Working at Hewlett Packard proved to be frustrating.  Talking to people that had moved up from California with HP when they put the plane in Liberty Lake, this plant was nowhere like other plants.  Instead of people having pride in what they were doing and working together, there was always competition.  It was what I call the “Kaiser Aluminum Mentality”, everyone was afraid you were after their job, especially the supervisors.  One of the first things I usually did when starting to work on a new module or component was to re-do the outdated and confusing instruction manuals.  And I did this on my own time, redrawing and simplifying.  Making them easier to understand and follow.  Supervisors were interested in quantity more than quality.  One particular problem had been evading them for a long time.  After doing some tests on my own, I called the plant where we were getting our circuit boards from.  I found out they had change the process.  I shared this information with our engineers, who were thrilled to finally find out what the problem was.  My supervisors informed me I was to no longer talk to the engineers but to come to them and they would pass information along.  The engineers were not happy with this and informed the supervisors.  Assemblers were allowed to have food at there station, you always were smelling popcorn.  One time the inspectors complained that they were seeing popcorn in the instruments.  I followed up and, looking under a microscope, found it was not organic popcorn but pieces of packing material.  Later, when I was working final assembly, I was working with the government inspectors.  They weren’t happy with some of the quality being put into the instrument line.  I warned management that we needed to improve or the inspectors were going to shut us down.  Their response, “We’re Hewlett Packard, they wouldn’t dare.”  One day the government inspectors shut our line down, until we proved our assembly and testing procedures were improved.  I was pulled off final assembly.  Back on the assembly line, I had stopped smoking and was drinking a lot of water, so I was going to the bathroom a lot.  Unbeknown to me one of the supervisors started a lottery on how many times I would be going to the bathroom.  I found out about it at my annual review.  My supervisor told me an I exploded, he had allowed that to happen and he hadn’t even wondered if there was anything medically wrong.  I went to HR and complained about that and a few other things.  I was transferred to swing shift.  It really didn’t work out and I quit.  I didn’t realize it was going to be so hard finding another job.  Interviewing with other companies, they wanted to know why I would quit a great company like Hewlett Packard.

I kind of laugh, now, when I think about our family.  It is really hard living in a home where everyone is an Alpha.  Over the years, Joyce and I had brought up the kids to be pretty independent.  It was a way to cope with always moving, at least every three years, they had to fend as a family together.  And you can see it in their families now.  It has been a bumpy travel for all four of the kids.  Eventually they found a strong partner.  One they could share life with, not dominate.  And the grand kids.  Like I’ve said all along, “If I’d know how much fun they are, I’d of had them first.”  Of course we had our own bumps traveling through time.  Chris was using the Vega to drive to school.  When they were redoing Big Sandy, she had to drive on a rough, unpaved road and somehow knocked the flywheel cover off.  Rather than fix it, we sold the Vega for $300.  Which meant that Chris drove that car for the better part of a year or more, free.  Another occasion, Joyce and I had left for a short trip and before going had told Chris to leave the Toyota parked.  When we returned Chris’s boyfriend, Shaun, was trying to saw a stump down in our back yard.  The problem was the Toyota was stuck on top of the stump.  With some finessing and going through accouple of chain saws, we got the car back on the ground.  Since I had an eighty mile round trip to Liberty Lake and work, I decided I needed a more reliable car.  We went shopping and I found a Chevy Luv pick up.  While shopping we decided to make it a double deal and found a nice Plymouth Duster for Chris.  It was a pretty sporty little car.  I had made a deal with Chris, that if she could go till she was thirty six, same age as I when I got my first ticket, I would take her anywhere she wanted to go for dinner.  The Duster had some pretty good pipes and really rumbled with you put your foot down.  She di one day, just as a sheriff was going in the other direction.  I won, and I was smart enough not to offer the others the same deal.  Joyce got a call one morning from the Sheriff’s Office, wanting to know if we owned a certain Ford Pinto.  They had come across it in a ditch on the way to Mead High School.  The Pinto was Tim’s first car, and on his way to school after a snow fall the night before, they slid in to a ditch.  By the time we got to the area, Tim and some friends had gotten it out of the ditch and on to school.  Later he got a Toyota Celica that he used while at WSU.  We got a call late one night, he was broke down at a rest stop near Moses Lake.  We ended up towing the Celica back to Spokane.  We use to keep the keys to the cars on a board by the back door.  Joyce and I were gone one day and had left the Van Home.  Kelly decided to take it for a drive.  As she was driving around Suncrest, she saw Mike.  She ducked down, but Mike saw her.  I guess he got a lot of mileage out of it for a long time.  After she got her drivers license, she browed the Luv one Saturday night.  Monday as I was going to work I was having a really hard time, the clutch was slipping pretty bad.  On the way home I had to finally pull off at the Seven Eleven at Seven Mile and call home.  Luckily Mom and Dad were visiting and he came, adjusted the clutch and I got home.  When I asked Kelly if she had hot rodding with it on Saturday.  She told me, “Not very much.”  Chris graduated from high school and moved to California with Shaun.  Tim graduated and started college at WSU.  Kelly ran away and we sign a letter of Emancipation for her.  More as a scare tactic than anything.  The attorney explained it wasn’t worth the paper it was written on, that until she turn eighteen we were still responsible.  We sold the house on Greenfield only to have to repossess it when they couldn’t complete the deal.  The House we rented on Rowan turned out to be unlucky.  Mike had so many tickets and had wrecked a Buick we had then that the insurance company made us take him off our insurance.  Joyce and I got a legal separation and she and Mike moved out and found an apartment together.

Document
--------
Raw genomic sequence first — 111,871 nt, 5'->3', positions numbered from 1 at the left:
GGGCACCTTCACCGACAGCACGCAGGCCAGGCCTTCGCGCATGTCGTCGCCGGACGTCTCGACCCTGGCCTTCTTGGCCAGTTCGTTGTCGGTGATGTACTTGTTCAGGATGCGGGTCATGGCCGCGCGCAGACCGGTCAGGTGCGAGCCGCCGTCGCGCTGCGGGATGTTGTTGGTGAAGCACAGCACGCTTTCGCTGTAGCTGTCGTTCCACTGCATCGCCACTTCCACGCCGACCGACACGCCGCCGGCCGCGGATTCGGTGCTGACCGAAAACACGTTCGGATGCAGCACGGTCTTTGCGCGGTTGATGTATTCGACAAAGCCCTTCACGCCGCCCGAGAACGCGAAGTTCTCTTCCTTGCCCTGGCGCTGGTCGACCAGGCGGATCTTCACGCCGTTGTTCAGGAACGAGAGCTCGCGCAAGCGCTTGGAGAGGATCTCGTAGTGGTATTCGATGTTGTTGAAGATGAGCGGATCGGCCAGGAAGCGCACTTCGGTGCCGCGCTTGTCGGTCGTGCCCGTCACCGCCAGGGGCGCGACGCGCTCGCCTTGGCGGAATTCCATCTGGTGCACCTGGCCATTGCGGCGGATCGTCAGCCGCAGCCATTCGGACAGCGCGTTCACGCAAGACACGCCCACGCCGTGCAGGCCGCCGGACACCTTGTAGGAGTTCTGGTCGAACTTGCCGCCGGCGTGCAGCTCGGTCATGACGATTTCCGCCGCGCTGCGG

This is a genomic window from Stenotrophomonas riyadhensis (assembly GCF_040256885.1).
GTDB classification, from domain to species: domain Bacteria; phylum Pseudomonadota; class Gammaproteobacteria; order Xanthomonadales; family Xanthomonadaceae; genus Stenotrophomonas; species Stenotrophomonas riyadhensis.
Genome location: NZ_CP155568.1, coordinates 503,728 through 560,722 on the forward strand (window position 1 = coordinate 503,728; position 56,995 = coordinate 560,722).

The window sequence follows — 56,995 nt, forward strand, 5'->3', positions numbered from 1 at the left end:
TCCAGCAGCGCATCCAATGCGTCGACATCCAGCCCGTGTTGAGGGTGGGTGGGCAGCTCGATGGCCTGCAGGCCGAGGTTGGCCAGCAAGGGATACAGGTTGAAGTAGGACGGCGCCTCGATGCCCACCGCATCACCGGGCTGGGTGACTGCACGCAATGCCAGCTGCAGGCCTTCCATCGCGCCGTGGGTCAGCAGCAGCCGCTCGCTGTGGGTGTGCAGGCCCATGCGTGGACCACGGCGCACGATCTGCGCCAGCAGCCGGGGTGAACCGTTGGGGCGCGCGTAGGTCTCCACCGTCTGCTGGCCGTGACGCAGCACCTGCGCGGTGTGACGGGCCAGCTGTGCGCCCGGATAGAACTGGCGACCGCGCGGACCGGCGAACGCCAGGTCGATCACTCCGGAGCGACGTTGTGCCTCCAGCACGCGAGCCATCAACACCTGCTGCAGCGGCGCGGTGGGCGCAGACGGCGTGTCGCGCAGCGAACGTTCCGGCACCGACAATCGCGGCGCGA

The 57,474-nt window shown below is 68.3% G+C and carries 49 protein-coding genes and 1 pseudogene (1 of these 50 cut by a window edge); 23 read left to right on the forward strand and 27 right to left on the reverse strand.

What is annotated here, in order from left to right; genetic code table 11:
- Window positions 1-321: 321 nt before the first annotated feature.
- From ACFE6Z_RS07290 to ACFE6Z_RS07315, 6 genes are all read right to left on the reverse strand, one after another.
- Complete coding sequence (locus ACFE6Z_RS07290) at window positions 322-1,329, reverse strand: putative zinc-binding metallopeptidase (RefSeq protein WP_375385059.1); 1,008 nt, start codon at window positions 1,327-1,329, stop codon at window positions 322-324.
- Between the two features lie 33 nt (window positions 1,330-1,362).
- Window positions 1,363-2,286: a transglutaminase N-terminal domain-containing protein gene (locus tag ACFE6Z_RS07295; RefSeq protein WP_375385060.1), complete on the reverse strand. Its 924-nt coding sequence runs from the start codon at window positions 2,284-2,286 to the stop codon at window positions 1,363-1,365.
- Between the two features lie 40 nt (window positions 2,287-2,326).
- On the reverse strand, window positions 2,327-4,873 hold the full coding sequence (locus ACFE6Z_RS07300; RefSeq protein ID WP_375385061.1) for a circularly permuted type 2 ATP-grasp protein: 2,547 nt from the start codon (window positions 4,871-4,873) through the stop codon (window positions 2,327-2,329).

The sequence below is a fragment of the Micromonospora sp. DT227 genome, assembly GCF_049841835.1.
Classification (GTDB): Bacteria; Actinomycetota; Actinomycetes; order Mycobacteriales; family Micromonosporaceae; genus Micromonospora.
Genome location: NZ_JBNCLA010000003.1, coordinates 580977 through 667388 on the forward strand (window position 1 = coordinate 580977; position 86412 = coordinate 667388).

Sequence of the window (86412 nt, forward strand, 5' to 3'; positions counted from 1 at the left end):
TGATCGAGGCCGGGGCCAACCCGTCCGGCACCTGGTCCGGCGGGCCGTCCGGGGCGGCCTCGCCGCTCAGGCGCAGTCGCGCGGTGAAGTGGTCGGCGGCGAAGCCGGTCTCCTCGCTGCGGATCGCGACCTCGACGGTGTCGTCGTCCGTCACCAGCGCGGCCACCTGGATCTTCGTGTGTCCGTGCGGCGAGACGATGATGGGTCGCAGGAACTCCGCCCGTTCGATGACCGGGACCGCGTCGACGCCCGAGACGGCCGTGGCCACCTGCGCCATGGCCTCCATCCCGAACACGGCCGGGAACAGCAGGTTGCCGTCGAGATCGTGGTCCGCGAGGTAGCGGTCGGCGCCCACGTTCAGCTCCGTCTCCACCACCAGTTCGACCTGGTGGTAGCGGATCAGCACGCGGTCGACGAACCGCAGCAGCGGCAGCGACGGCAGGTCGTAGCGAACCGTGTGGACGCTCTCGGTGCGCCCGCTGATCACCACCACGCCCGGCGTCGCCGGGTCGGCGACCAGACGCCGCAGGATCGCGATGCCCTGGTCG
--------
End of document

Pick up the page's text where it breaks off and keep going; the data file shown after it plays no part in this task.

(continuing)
I was still with HP at the time, and found an apartment out in the Valley that had a garage.  I emptied the house on Rowan and stored everything in the garage.  Being on swing I was able to get a day time job as maintenance man for the apartment I lived in and two others they owned, as well as a medical building.  This was when I quit HP.  Because it was hard finding another job I looked into the possibility of starting my own.  It was going to be a Manufacturing  business.  I had talked to Eastern Washington State Hospital out in Medical Lake.  I was going to be utilizing their patients, so they were going to lease me an empty building on the grounds.  It feel through, I couldn’t come up with the financing.  I answered an ad and found work as a car salesman at McCullum Ford.  Then decided to move back to Sequim, staying with Mom and Dad till I could find my own place.  I found a job working as a car salesman in Port Townsend and later for the Toyota dealer in Port Angeles.  I came to realize, I was not a car salesman.  During that time Joyce and I were meeting for weekends in places like Leavenworth.  We were leaning toward getting back together again.  First I drove down to Ventura California, where Chris was living, and tried leaving some resumes there.  Having no luck there, I returned to Spokane, where Joyce and I got back together.